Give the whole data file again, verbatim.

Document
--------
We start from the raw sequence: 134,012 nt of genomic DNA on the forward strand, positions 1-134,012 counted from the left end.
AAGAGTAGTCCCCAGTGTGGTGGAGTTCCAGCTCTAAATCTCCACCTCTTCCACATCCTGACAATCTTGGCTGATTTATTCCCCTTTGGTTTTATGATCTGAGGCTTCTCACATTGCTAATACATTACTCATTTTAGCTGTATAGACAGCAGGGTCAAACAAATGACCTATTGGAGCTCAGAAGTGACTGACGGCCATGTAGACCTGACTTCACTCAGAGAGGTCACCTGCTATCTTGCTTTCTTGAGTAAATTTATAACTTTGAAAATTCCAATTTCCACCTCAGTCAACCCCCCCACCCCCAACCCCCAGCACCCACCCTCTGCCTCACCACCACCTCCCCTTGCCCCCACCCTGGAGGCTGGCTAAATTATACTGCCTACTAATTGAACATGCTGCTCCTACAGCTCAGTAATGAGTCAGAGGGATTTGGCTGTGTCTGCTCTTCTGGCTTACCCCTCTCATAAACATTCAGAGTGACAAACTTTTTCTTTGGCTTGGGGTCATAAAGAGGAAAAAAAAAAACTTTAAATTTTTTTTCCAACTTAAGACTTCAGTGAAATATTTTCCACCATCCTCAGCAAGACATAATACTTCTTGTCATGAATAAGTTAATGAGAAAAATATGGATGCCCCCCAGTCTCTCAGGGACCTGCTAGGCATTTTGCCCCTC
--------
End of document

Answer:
We start from the raw sequence: 134,012 nt of genomic DNA on the forward strand, positions 1-134,012 counted from the left end.
AAGAGTAGTCCCCAGTGTGGTGGAGTTCCAGCTCTAAATCTCCACCTCTTCCACATCCTGACAATCTTGGCTGATTTATTCCCCTTTGGTTTTATGATCTGAGGCTTCTCACATTGCTAATACATTACTCATTTTAGCTGTATAGACAGCAGGGTCAAACAAATGACCTATTGGAGCTCAGAAGTGACTGACGGCCATGTAGACCTGACTTCACTCAGAGAGGTCACCTGCTATCTTGCTTTCTTGAGTAAATTTATAACTTTGAAAATTCCAATTTCCACCTCAGTCAACCCCCCCACCCCCAACCCCCAGCACCCACCCTCTGCCTCACCACCACCTCCCCTTGCCCCCACCCTGGAGGCTGGCTAAATTATACTGCCTACTAATTGAACATGCTGCTCCTACAGCTCAGTAATGAGTCAGAGGGATTTGGCTGTGTCTGCTCTTCTGGCTTACCCCTCTCATAAACATTCAGAGTGACAAACTTTTTCTTTGGCTTGGGGTCATAAAGAGGAAAAAAAAAAACTTTAAATTTTTTTTCCAACTTAAGACTTCAGTGAAATATTTTCCACCATCCTCAGCAAGACATAATACTTCTTGTCATGAATAAGTTAATGAGAAAAATATGGATGCCCCCCAGTCTCTCAGGGACCTGCTAGGCATTTTGCCCCTC